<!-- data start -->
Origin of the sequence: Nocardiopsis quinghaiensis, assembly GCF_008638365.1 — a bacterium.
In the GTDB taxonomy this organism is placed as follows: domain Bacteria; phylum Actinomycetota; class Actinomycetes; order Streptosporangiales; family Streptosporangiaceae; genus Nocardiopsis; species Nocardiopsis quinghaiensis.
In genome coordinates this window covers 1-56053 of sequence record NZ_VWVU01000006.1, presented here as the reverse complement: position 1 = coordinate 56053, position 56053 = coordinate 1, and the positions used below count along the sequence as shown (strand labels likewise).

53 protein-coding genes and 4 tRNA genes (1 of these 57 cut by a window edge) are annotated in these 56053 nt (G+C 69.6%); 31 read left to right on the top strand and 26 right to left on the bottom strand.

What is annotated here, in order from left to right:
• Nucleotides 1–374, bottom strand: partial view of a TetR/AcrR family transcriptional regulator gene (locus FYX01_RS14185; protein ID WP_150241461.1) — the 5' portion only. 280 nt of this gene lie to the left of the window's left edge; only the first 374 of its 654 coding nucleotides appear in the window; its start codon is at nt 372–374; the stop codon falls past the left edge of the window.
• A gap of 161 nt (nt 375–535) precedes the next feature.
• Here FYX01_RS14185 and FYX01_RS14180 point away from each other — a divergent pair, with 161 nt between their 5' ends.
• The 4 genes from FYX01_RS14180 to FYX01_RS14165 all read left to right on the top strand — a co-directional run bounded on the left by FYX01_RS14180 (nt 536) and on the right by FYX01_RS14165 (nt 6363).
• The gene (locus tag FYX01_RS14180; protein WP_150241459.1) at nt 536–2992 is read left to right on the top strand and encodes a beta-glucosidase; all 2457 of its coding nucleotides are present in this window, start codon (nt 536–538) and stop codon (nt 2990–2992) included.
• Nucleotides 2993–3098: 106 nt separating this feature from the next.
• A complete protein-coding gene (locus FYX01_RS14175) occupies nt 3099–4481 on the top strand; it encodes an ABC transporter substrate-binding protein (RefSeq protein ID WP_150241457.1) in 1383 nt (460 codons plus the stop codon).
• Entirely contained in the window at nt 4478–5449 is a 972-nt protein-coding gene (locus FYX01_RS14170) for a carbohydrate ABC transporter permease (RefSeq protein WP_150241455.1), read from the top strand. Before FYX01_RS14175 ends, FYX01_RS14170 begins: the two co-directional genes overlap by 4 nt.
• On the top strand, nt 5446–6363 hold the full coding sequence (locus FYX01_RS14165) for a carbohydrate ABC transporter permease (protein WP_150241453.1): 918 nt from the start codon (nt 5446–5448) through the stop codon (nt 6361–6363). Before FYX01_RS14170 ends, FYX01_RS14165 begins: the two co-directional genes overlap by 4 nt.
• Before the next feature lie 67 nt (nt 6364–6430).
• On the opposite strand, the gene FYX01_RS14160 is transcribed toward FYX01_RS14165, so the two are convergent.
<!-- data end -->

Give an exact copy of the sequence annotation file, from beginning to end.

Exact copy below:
Origin of the sequence: Nocardiopsis quinghaiensis, assembly GCF_008638365.1 — a bacterium.
In the GTDB taxonomy this organism is placed as follows: domain Bacteria; phylum Actinomycetota; class Actinomycetes; order Streptosporangiales; family Streptosporangiaceae; genus Nocardiopsis; species Nocardiopsis quinghaiensis.
In genome coordinates this window covers 1-56053 of sequence record NZ_VWVU01000006.1, presented here as the reverse complement: position 1 = coordinate 56053, position 56053 = coordinate 1, and the positions used below count along the sequence as shown (strand labels likewise).

53 protein-coding genes and 4 tRNA genes (1 of these 57 cut by a window edge) are annotated in these 56053 nt (G+C 69.6%); 31 read left to right on the top strand and 26 right to left on the bottom strand.

What is annotated here, in order from left to right:
• Nucleotides 1–374, bottom strand: partial view of a TetR/AcrR family transcriptional regulator gene (locus FYX01_RS14185; protein ID WP_150241461.1) — the 5' portion only. 280 nt of this gene lie to the left of the window's left edge; only the first 374 of its 654 coding nucleotides appear in the window; its start codon is at nt 372–374; the stop codon falls past the left edge of the window.
• A gap of 161 nt (nt 375–535) precedes the next feature.
• Here FYX01_RS14185 and FYX01_RS14180 point away from each other — a divergent pair, with 161 nt between their 5' ends.
• The 4 genes from FYX01_RS14180 to FYX01_RS14165 all read left to right on the top strand — a co-directional run bounded on the left by FYX01_RS14180 (nt 536) and on the right by FYX01_RS14165 (nt 6363).
• The gene (locus tag FYX01_RS14180; protein WP_150241459.1) at nt 536–2992 is read left to right on the top strand and encodes a beta-glucosidase; all 2457 of its coding nucleotides are present in this window, start codon (nt 536–538) and stop codon (nt 2990–2992) included.
• Nucleotides 2993–3098: 106 nt separating this feature from the next.
• A complete protein-coding gene (locus FYX01_RS14175) occupies nt 3099–4481 on the top strand; it encodes an ABC transporter substrate-binding protein (RefSeq protein ID WP_150241457.1) in 1383 nt (460 codons plus the stop codon).
• Entirely contained in the window at nt 4478–5449 is a 972-nt protein-coding gene (locus FYX01_RS14170) for a carbohydrate ABC transporter permease (RefSeq protein WP_150241455.1), read from the top strand. Before FYX01_RS14175 ends, FYX01_RS14170 begins: the two co-directional genes overlap by 4 nt.
• On the top strand, nt 5446–6363 hold the full coding sequence (locus FYX01_RS14165) for a carbohydrate ABC transporter permease (protein WP_150241453.1): 918 nt from the start codon (nt 5446–5448) through the stop codon (nt 6361–6363). Before FYX01_RS14170 ends, FYX01_RS14165 begins: the two co-directional genes overlap by 4 nt.
• Before the next feature lie 67 nt (nt 6364–6430).
• On the opposite strand, the gene FYX01_RS14160 is transcribed toward FYX01_RS14165, so the two are convergent.